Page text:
Table of Contents
Geogebra is a graphing and geometry tool I've been using since my teaching days. I always found it to be very useful to display concepts that are hard to visualize on a static page. However, it is a lot more than a simple animation since people can interact with it and move things around.
In the past, I had to export Geogbra files to html5 to embed them, but the process was pretty clunky and time consuming. I searched the Dokuwiki plugins but all the ones listed are too old and don't work anymore. Finally, I created my own using some general instructions for embedding Geogebra files. This is my first plugin and a bit of a cheat: I basically took the existing Color plugin which is pretty simple, studied it to learn a bit of the syntax and modified it until it did what I needed. However, there's still a lot of code that I don't really understand and a few features that are missing.
Here's what I got so far. If anyone has experience writing Dokuwiki plugin, please reach out.
Here's how to installed it:
The syntax is:
Note that at the moment, if a path is used, it must use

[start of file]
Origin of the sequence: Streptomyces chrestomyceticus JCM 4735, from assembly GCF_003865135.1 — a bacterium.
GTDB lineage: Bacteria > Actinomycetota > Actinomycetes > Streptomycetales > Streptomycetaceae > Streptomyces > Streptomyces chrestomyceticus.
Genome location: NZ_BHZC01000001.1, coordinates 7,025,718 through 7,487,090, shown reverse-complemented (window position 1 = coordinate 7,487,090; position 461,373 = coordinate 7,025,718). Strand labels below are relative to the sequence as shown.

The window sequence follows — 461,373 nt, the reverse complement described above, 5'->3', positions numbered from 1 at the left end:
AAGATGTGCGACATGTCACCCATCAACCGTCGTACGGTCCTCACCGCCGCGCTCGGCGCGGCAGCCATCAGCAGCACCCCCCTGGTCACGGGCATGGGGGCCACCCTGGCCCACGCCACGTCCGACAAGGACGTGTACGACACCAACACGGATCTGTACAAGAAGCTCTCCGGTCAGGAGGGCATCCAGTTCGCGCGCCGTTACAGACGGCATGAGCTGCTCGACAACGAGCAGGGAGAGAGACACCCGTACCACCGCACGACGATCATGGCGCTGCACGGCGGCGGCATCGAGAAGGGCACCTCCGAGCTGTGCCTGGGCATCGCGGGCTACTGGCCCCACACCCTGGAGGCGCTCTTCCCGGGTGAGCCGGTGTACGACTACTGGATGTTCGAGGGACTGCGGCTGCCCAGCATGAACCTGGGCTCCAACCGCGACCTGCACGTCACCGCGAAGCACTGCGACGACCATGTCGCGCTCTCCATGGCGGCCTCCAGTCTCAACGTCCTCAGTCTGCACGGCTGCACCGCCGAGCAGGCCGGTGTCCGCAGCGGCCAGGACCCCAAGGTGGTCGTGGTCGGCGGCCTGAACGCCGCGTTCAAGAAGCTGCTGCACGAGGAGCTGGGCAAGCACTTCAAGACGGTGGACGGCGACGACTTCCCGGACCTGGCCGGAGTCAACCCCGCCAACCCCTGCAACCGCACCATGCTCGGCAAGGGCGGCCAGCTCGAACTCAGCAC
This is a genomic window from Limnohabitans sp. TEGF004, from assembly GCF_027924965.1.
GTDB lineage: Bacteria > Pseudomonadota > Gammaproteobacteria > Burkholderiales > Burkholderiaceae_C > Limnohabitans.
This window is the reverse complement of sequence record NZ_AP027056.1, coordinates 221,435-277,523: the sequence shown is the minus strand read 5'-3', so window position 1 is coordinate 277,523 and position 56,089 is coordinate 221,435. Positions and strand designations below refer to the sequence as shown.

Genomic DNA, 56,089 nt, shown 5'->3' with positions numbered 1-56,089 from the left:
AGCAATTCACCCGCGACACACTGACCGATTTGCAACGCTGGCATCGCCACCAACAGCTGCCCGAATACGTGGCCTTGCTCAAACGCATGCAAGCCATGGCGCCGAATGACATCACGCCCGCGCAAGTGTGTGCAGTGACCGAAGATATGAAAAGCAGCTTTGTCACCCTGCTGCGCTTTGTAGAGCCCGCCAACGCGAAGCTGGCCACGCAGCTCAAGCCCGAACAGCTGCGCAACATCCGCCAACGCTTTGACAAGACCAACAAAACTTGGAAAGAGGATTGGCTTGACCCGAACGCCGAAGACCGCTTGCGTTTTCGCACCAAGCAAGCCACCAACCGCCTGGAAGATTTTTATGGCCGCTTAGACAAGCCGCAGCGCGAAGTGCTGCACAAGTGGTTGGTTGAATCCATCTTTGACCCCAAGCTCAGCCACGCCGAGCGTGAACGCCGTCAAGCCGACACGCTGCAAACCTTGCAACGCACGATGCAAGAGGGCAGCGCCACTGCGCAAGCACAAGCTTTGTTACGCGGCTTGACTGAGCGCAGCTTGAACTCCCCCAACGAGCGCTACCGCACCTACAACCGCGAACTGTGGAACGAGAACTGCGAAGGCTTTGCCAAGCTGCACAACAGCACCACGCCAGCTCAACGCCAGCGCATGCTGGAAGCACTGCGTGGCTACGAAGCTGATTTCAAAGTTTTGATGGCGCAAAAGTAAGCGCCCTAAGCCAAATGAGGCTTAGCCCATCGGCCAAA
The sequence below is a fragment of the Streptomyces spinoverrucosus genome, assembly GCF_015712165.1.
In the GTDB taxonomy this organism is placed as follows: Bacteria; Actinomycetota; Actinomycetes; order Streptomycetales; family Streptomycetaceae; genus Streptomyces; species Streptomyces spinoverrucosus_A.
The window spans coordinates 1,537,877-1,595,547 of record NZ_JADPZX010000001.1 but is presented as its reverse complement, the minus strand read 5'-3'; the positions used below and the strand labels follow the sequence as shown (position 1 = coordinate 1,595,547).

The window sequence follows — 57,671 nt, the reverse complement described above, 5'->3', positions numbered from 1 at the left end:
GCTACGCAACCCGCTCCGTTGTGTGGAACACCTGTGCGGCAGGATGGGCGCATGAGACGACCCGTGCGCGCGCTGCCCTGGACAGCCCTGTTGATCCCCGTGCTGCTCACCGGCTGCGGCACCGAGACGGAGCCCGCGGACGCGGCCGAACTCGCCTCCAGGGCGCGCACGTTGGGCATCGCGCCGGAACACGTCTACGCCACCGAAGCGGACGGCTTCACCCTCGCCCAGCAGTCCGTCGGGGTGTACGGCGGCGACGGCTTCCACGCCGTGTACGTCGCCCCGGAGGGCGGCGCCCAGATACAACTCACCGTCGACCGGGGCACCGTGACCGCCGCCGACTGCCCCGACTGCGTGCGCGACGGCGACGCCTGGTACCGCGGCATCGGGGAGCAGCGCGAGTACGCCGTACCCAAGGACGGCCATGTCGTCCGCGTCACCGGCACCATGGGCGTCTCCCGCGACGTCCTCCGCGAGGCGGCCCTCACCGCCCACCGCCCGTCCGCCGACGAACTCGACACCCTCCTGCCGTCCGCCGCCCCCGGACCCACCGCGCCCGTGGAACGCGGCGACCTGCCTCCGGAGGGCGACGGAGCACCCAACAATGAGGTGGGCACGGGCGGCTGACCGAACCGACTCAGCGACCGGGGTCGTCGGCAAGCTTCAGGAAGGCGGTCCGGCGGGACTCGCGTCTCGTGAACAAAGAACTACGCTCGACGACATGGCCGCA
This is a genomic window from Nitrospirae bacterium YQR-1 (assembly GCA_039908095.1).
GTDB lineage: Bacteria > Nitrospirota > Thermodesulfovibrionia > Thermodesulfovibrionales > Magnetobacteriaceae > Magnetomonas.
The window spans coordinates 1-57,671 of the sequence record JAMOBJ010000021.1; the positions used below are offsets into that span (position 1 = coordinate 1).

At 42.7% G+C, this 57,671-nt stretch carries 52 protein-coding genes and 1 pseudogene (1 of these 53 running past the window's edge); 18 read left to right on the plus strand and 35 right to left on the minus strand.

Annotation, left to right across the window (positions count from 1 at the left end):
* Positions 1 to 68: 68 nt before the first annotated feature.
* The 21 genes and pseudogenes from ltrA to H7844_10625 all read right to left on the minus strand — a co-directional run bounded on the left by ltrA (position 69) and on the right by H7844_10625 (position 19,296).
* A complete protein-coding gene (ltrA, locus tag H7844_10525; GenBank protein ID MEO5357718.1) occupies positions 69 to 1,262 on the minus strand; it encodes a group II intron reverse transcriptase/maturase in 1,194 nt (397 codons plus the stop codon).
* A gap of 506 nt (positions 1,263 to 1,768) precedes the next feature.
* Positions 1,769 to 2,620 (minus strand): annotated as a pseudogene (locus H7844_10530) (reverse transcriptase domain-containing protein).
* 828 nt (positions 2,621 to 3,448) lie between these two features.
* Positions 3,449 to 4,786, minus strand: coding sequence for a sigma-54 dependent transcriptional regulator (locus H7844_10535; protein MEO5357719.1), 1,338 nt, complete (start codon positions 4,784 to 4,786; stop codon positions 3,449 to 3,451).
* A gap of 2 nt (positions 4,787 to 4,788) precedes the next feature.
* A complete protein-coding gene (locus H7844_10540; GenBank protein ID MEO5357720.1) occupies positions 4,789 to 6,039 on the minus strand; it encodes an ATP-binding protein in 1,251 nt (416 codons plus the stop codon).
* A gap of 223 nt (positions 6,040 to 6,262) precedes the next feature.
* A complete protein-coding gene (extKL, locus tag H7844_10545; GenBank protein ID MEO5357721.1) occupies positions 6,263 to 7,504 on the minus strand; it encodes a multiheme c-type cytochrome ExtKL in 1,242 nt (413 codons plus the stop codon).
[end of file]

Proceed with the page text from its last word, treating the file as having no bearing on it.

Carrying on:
/ instead of
:. The default dimensions are 800×400 if they are omitted.
Here's an example from one of Ham Basics pages showing how different waves add and what SWR looks like:
When two waves overlap, they add up together at every point. Here, the blue and green waves are generated and add up together to form the red wave. You can move the blue and green waves and see the result. To convince yourself that the red wave is really the sum of the blue and green waves, look at points A, B, and C. You can move the blue or green waves by sliding their phase (φ and Φ) around. You'll see that point C is always the sum of A and B.
Where do the blue and green waves need to be so that...
- the red wave is the biggest?
- the red wave is cancelled out?1)
If you press the play button on the bottom left corner, you'll see the blue wave travel to the right and the green wave travel to the left. The red wave, which is the sum of the forward and reflected waves, oscillates up and down but doesn't travel anywhere, which means it's not going into the antenna.
While the animation is running, slowly decrease the amplitude of the reflected wave (VB) and you'll see that the red wave will start moving to the right. As you do that, notice how the SWR (Standing Wave Ratio) decreases toward 1:1. At this point, there is no reflected wave and all of the energy is going to the antenna (assuming no loss in the feedline).